Send to:

Choose Destination
See comment in PubMed Commons below
J Biol Chem. 2000 Oct 27;275(43):33289-96.

Unique structural and functional properties of the ATP-binding domain of atypical protein kinase C-iota.

Author information

  • 1Institut für Medizinische Chemie und Biochemie, University of Innsbruck, Fritz-Pregl-Strasse 3, A-6020 Innsbruck, Austria.


Atypical protein kinase C-iota (aPKCiota) plays an important role in mitogenic signaling, actin cytoskeleton organization, and cell survival. Apart from the differences in the regulatory domain, the catalytic domain of aPKCiota differs considerably from other known kinases, because it contains a modification within the glycine-rich loop motif (GXGXXG) that is found in the nucleotide-binding fold of virtually all nucleotide-binding proteins including PKCs, Ras, adenylate kinase, and the mitochondrial F1-ATPase. We have used site-directed mutagenesis and kinetic analysis to investigate whether these sequence differences affect the nucleotide binding properties and catalytic activity of aPKCiota. When lysine 274, a residue essential for ATP binding and activity conserved in most protein kinases, was replaced by arginine (K274R mutant), aPKCiota retained its normal kinase activity. This is in sharp contrast to results published for any other PKC or even distantly related kinases like phosphoinositide 3-kinase gamma, where the same mutation completely abrogated the kinase activity. Furthermore, the sensitivity of aPKCiota for inhibition by GF109203X, a substance acting on the ATP-binding site, was not altered in the K274R mutant. In contrast, replacement of Lys-274 by tryptophan (K274W) completely abolished the kinase activity of PKCiota. In accordance with results obtained with other kinase-defective PKC mutants, in cultured cells aPKCiota-K274W acted in a dominant negative fashion on signal transduction pathways involving endogenous aPKCiota, whereas the effect of the catalytically active K274R mutant was identical to the wild type enzyme. In summary, aPKCiota differs from classical and novel PKCs also in the catalytic domain. This information could be of significant value for the development of specific inhibitors of aPKCiota as a key factor in central signaling pathways.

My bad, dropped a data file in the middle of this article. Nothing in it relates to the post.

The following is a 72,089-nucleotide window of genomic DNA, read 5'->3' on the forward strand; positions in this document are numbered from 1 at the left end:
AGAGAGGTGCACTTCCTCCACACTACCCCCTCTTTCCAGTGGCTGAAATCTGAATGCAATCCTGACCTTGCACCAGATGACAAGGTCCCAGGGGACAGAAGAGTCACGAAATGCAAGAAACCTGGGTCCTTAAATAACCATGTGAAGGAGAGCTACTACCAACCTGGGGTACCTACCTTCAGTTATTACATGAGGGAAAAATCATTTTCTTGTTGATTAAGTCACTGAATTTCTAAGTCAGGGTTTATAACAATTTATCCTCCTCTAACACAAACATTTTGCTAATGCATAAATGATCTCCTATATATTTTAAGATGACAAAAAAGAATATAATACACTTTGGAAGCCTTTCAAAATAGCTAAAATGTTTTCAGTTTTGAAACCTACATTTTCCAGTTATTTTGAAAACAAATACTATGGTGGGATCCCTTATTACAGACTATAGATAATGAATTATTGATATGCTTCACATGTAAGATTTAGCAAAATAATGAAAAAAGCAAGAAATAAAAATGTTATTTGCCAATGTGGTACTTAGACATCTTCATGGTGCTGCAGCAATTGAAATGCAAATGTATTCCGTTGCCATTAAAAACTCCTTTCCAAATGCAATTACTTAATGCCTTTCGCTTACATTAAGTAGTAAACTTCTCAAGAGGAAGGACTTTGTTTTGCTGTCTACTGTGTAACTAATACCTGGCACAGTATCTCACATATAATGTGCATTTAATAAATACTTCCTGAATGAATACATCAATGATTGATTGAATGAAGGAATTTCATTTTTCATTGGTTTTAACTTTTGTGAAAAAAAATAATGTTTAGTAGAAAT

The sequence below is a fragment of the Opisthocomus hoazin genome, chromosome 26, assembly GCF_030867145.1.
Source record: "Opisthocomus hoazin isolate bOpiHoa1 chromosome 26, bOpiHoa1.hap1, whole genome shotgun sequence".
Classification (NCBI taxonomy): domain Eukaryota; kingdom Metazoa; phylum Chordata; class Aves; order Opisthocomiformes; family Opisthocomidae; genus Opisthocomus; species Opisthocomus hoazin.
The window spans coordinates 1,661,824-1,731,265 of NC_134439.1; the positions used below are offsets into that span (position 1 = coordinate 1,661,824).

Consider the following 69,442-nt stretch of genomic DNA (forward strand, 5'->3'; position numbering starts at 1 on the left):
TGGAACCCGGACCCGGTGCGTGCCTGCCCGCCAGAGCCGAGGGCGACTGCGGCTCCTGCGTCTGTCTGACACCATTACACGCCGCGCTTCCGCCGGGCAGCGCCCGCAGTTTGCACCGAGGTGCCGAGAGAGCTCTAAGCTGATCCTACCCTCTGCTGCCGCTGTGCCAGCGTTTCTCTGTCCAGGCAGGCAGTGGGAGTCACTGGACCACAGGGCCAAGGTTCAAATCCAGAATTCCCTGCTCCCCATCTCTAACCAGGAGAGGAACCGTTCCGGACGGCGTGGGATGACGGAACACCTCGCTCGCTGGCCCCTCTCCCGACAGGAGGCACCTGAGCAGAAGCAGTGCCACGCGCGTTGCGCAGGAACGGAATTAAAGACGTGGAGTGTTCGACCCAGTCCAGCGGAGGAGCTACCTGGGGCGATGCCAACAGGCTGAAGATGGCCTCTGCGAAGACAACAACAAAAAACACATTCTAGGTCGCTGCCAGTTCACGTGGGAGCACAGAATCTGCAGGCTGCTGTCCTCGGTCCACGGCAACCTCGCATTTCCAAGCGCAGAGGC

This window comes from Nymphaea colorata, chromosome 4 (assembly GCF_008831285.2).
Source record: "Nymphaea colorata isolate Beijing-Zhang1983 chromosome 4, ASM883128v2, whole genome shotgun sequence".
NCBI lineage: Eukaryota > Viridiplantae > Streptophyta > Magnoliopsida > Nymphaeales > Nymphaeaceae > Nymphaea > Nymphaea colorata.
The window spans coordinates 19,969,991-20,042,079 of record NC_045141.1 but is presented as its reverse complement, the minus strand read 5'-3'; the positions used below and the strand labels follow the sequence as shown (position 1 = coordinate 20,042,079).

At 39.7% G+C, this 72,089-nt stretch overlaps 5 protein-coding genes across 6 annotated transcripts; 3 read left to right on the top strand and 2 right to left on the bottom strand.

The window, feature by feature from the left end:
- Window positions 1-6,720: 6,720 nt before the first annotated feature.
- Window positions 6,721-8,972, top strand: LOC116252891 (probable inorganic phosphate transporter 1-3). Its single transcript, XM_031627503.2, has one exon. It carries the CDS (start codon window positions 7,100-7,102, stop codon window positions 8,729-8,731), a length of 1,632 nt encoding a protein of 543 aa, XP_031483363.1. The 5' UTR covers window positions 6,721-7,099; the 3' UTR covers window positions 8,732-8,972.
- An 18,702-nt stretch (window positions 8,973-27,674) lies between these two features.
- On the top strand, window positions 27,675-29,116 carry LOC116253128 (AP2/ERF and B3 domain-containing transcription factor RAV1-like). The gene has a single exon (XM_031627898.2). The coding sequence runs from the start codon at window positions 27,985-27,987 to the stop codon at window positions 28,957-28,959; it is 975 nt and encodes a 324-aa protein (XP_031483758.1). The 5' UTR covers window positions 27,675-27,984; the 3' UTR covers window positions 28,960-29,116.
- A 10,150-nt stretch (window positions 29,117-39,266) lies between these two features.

[PubMed - indexed for MEDLINE]
Free full text

LinkOut - more resources

Full Text Sources

Other Literature Sources

PubMed Commons home

PubMed Commons

How to join PubMed Commons

    Supplemental Content

    Full text links

    Icon for HighWire
    Loading ...
    Write to the Help Desk